Newark plans new pedestrian skyway, and commuters are going to pay for it

Parking in Newark is getting more costly for non-residents who commute into the city, but the extra cash in the coffers will fund two major projects in the state’s largest city.

A 3.5% parking tax imposed on commuters will pay for a new pedestrian bridge — located a short walk away from Prudential Center — that will connect Newark Penn Station to the Ironbound section of the city. The parking tax will also fund a new homeless shelter and transitional housing.

Early cost projections for the bridge are $80 to $100 million and city residents will be able to get either an exemption or rebate on the tax, said Newark Chief Operating Officer Natasha Rogers. Included in that price tag are the housing and shelter projects.

“It promotes mass transit and it also has a safety feature so people are not crossing over McCarter Highway or six lanes of traffic,” said Rogers, who is also the project’s lead.

City council members in March approved the tax, which applies to short and long-term parking. It was not immediately clear if the tax could apply to parking at the airport. The extra fee is in addition to a 15% parking tax that already exists in Newark, according to the city ordinance.

The 3.5% parking tax was made possible after legislation sponsored by Democratic state senators from Essex and Hudson counties: M. Teresa Ruiz, Ron Rice and Sandra Cunningham. The bill, signed into law this year, allows municipalities with more than 100,000 residents to impose taxes on short, long-term and special events parking to fund projects that include pedestrian access to mass transit.

City residents will have to initially pay the 3.5% parking tax for short term parking, but may obtain a rebate afterwards at the city’s tax office. Newarkers will have to present proof of residence to avoid paying the extra tax on long-term parking, such as monthly parking passes.

Newark already has a special event parking tax of 7%, but the additional 3.5% will not apply to those spots.

Jersey City passed a similar tax earlier this year to build a light rail station.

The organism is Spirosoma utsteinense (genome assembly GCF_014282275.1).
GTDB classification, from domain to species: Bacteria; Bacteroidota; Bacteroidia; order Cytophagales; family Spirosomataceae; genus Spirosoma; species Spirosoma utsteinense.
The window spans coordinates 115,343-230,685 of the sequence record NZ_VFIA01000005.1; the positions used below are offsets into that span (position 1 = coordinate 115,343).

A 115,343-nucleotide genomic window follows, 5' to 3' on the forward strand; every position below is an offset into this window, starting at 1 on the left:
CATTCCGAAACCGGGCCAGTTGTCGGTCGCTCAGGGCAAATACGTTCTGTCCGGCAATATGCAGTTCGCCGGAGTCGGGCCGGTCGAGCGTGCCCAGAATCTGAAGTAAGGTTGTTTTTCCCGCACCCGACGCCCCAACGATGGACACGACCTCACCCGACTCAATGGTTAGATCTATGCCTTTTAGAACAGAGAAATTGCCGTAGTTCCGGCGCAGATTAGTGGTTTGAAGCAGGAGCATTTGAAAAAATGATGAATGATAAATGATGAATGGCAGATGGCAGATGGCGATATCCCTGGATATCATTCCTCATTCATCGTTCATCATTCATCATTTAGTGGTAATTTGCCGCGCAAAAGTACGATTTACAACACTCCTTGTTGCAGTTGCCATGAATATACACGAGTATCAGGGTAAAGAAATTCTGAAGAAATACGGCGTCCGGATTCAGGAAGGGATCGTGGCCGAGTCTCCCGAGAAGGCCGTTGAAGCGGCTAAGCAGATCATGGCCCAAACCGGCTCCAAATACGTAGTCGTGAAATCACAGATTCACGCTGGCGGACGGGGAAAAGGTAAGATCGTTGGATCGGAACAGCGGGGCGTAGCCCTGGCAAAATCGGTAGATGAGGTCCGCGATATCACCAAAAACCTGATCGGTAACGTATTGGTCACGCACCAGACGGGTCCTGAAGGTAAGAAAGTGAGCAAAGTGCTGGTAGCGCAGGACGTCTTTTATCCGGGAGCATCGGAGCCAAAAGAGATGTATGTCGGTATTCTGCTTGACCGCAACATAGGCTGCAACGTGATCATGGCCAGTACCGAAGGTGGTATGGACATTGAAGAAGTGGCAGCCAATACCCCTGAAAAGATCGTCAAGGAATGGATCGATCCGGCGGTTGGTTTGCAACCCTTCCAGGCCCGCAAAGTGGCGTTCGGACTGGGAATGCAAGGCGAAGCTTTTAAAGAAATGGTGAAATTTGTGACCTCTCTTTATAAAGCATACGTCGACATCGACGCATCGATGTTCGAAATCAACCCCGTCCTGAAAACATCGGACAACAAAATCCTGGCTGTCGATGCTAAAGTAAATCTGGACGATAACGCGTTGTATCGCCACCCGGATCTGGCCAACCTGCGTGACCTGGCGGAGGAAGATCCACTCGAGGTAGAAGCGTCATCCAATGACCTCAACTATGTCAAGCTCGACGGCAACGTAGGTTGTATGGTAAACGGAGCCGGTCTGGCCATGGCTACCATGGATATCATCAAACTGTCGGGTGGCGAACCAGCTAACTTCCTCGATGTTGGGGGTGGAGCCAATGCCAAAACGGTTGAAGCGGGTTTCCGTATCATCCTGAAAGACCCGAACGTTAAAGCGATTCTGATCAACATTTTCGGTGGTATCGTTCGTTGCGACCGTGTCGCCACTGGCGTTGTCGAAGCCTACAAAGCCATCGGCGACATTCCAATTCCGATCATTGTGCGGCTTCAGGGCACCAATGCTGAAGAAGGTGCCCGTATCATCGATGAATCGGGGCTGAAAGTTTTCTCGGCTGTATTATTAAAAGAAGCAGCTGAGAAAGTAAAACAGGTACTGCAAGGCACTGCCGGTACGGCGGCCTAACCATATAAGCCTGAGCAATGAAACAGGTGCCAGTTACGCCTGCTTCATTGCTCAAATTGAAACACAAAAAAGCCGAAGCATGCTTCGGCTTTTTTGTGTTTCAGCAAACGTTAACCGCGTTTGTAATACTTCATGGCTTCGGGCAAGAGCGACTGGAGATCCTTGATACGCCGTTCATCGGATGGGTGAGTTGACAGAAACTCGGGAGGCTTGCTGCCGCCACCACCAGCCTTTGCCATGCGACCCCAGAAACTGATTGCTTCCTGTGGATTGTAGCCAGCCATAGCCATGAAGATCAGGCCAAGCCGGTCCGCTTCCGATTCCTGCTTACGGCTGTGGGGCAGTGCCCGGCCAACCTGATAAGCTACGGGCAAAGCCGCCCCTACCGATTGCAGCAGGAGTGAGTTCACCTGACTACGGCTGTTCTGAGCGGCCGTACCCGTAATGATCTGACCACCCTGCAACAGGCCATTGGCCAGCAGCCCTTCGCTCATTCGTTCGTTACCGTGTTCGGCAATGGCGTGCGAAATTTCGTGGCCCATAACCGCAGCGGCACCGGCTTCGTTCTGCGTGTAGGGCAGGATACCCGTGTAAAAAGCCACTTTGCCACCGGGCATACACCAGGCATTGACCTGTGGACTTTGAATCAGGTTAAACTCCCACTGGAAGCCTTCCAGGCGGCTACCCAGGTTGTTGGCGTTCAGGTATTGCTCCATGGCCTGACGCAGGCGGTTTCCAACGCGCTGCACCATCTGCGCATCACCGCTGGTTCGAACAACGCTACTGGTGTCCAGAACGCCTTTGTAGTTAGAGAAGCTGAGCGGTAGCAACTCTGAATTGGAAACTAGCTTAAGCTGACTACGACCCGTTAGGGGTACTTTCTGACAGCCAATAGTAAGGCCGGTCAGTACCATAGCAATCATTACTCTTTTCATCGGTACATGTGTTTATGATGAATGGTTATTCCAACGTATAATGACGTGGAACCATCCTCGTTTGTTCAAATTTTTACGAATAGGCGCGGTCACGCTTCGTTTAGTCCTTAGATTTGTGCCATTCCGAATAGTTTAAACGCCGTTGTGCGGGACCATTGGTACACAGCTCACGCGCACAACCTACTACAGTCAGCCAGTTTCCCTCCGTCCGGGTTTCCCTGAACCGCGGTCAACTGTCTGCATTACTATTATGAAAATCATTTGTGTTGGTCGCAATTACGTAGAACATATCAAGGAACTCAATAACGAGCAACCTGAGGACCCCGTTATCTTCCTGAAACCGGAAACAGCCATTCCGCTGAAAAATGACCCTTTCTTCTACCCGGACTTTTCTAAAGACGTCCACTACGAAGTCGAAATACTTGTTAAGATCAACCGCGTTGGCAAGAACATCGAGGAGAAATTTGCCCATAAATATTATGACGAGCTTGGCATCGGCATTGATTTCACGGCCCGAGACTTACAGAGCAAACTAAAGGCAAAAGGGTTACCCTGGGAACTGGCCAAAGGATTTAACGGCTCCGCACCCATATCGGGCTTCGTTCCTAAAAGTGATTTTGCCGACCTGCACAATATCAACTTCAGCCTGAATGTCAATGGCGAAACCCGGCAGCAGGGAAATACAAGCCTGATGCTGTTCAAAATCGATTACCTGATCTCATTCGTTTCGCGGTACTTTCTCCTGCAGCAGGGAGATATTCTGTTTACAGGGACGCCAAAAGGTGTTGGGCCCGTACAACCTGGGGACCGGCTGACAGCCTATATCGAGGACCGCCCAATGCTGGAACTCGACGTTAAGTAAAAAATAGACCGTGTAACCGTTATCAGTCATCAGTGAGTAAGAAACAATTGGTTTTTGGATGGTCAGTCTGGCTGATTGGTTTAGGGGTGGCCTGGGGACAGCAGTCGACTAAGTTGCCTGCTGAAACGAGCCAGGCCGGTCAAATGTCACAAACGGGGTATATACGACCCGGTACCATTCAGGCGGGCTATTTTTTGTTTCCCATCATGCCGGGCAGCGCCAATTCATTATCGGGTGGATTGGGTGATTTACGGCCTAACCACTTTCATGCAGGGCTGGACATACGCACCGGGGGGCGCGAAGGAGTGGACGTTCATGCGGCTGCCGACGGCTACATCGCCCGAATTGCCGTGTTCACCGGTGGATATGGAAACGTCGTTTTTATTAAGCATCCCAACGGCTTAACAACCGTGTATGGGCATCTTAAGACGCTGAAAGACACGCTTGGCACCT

Mayor Ras Baraka made the announcement about the bridge and parking tax during his state of the city address earlier this month and likened it to New York City’s High Line walk.

“It will connect two parts of our city and spur millions of dollars of development around it," the mayor said in his sixth address.

The skywalk is the second phase of the city’s Mulberry Commons project, a long-sought concrete park that opened last year that sits across from Prudential Center. One of the entrances to the skywalk would begin on the McCarter Highway side of the park near the Ironside building.

The pedestrian bridge will span six busy lanes across McCarter Highway, also known as Route 21. A train hall that connects to Newark Penn Station on the Edison Place side would include five retail spaces as well.

The rest of the skywalk would be roofless, feature greenery and bike lanes, said Rogers.

The city will own the homeless shelter, which will consist of 150 beds, but it will be operated by a different entity. The transitional housing will have 100 units. The cost of both will run between $20 to $40 million, Rogers said.

Rogers said the transitional housing and homeless shelter will likely be completed before the bridge. The legislation that increases the parking tax for mass transit projects also allows carveouts for the shelter.

The homeless shelter will not be targeted towards those without addresses who frequent Penn Station, Rogers said. It will be available to all homeless across the city.

Construction on the project is slated to begin in 2022, Rogers said. The undertaking required approvals from Amtrak and developers who own properties in the surrounding area.

“It’s a lot of moving pieces for a very complex project,” Rogers said. “But everyone is invested.”

There are major redevelopment plans slated for the area around Newark Penn Station, which has been characterized as unwelcoming by at least one prominent developer.

Onyx Equities purchased three of the four Gateway buildings with its iconic skywalks about two years ago and is planning a massive renovation project in the area. The Ironside building, which is adjacent to Mulberry Commons, was also converted from a warehouse to penthouse-style office spaces.

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published this page in News and Politics 2020-10-25 02:56:40 -0700